Claims that lifting Jones Act for Puerto Rico would endanger security

An attempt by Puerto Rico to amend the Jones Act in order to give some relief to the beleaguered island economy has received a figurative shot across the bow from an influential private body that advocates for US Navy interests.

Last Wednesday Puerto Rico released a five-year restructuring plan for tackling its economic woes. The unincorporated US territory is in an economic downspin and has public debts which officials describe as “unpayable”. The five-year plan included the proposal to waive the Jones Act.

The 1920 Act mandates use of US-made vessels to deliver cargo on US waters and between US ports. Not only must the ships be constructed in the US but they must be US flagged, US owned and crewed by US citizens and permanent residents.

Critics say the law goes against free competition and leads to higher costs for shipping and goods.

But the Navy League of the United States, a civilian organization with 50,000 members dedicated to supporting naval interests, has countered with a claim that any loosening or undermining of the Act would be a threat to national security.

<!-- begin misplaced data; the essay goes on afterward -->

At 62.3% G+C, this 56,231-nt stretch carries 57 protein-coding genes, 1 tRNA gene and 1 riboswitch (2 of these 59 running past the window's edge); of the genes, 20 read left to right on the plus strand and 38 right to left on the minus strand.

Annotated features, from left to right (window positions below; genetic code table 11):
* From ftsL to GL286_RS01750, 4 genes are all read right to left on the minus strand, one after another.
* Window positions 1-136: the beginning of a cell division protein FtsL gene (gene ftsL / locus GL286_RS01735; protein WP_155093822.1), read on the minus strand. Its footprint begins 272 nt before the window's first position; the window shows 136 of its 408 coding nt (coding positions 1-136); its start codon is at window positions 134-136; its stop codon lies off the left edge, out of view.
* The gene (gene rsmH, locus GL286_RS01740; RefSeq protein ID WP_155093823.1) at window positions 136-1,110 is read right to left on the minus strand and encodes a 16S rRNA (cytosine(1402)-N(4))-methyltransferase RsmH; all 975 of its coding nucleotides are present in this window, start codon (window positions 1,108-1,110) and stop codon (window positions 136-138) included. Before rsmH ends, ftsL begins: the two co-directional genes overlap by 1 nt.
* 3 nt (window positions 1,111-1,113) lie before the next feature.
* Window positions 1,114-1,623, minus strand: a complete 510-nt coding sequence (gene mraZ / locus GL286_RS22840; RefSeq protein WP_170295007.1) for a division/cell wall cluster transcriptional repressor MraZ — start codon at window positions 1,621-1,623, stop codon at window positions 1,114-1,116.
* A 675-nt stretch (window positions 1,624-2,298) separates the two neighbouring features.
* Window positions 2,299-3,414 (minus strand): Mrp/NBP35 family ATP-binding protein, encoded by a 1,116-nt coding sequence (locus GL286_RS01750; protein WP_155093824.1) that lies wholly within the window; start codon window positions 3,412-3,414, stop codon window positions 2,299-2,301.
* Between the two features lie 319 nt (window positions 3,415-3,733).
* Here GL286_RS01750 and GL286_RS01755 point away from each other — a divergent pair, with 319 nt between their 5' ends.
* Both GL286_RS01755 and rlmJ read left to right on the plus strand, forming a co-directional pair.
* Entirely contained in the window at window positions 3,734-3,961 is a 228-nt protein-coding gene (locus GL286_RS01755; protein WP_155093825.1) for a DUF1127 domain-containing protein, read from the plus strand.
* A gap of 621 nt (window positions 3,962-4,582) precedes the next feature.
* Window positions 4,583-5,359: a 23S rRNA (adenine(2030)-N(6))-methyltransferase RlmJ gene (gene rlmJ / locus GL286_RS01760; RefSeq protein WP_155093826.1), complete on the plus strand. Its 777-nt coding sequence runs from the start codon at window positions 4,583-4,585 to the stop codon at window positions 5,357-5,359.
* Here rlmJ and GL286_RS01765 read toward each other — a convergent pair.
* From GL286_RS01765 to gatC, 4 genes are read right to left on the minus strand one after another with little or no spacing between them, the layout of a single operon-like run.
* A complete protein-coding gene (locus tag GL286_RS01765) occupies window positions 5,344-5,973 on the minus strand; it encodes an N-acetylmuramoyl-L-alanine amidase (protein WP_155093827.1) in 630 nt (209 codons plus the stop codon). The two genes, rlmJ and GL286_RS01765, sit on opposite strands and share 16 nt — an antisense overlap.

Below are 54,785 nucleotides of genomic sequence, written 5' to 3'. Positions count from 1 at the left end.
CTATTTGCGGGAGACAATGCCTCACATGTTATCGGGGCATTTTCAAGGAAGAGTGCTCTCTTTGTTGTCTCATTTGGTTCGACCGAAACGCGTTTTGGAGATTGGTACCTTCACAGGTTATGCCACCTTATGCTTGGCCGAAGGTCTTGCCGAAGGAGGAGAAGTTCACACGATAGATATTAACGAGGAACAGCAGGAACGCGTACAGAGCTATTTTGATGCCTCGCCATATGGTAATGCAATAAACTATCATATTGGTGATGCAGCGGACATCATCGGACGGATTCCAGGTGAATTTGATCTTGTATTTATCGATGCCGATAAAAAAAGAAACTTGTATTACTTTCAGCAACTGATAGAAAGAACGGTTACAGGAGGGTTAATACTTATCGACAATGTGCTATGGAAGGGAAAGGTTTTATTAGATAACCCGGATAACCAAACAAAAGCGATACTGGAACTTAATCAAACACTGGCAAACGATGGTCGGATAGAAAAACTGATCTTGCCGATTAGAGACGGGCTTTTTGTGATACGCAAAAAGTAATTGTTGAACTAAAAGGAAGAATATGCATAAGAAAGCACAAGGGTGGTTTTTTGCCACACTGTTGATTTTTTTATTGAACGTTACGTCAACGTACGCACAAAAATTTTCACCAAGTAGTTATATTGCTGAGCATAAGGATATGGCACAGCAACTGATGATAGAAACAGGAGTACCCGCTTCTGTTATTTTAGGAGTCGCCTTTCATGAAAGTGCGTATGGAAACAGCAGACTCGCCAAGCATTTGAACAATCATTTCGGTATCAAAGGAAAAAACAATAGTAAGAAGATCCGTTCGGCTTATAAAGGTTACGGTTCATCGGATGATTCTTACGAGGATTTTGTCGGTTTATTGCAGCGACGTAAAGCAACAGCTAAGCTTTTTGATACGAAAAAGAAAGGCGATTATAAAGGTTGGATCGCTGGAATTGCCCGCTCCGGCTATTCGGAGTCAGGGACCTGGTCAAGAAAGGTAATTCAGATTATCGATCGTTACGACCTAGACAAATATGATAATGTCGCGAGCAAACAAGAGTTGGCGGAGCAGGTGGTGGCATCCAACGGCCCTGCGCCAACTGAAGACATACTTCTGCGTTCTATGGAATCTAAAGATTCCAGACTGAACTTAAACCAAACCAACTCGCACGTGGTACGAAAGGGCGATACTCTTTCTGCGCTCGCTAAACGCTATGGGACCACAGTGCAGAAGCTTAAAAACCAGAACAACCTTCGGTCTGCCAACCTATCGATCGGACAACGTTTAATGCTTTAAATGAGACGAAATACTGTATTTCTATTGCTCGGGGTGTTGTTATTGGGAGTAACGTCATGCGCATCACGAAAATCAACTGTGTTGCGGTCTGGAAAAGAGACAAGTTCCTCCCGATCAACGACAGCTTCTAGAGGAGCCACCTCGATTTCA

Back in late July the US Court of Appeals for the Ninth Circuit turned away a challenge to the Jones Act brought by six individuals and one corporation in Hawaii who had shipping interests.

Donal Scully

With 28 years experience writing and editing for newspapers in the UK and Hong Kong, Donal is now based in California from where he covers the Americas for Splash as well as ensuring the site is loaded through the Western Hemisphere timezone.


  1. I have long supported the Jones Act to provide for a viable US merchant marine that benefits the entire country. However, a disproportionate share of this expense is paid by those of us who live and work in places like Hawaii, Alaska and Puerto Rico, who are tied to US carriers. If the Jones Act benefits the whole country, then the whole country should be paying for the program.

    For those who think that abrogating the Jones Act is going to bring lower shipping costs, think again. Initially that will probably happen; however, long term we will be at the mercy of foreign shipping companies and Governments. We’ve been down this road before, when Communist countries expanded their merchant marine and tried to undercut freight rates to build their market share and strategic position at the expense of free world merchant marines. That was the goal, so that they could call the shots and the rates after they drove their capitalist rivals out of business.

    What will happen if we lose what little Merchant Marine we still have? The only employer of US seamen will be Military Sealift Command. We will have few if any merchant vessels left and if we hope to be able to project military forces anywhere in the world of any consequence, we could be shut out as Governments refuse to allow their ships to be chartered by us or do so at exorbitant rates.

Back to top button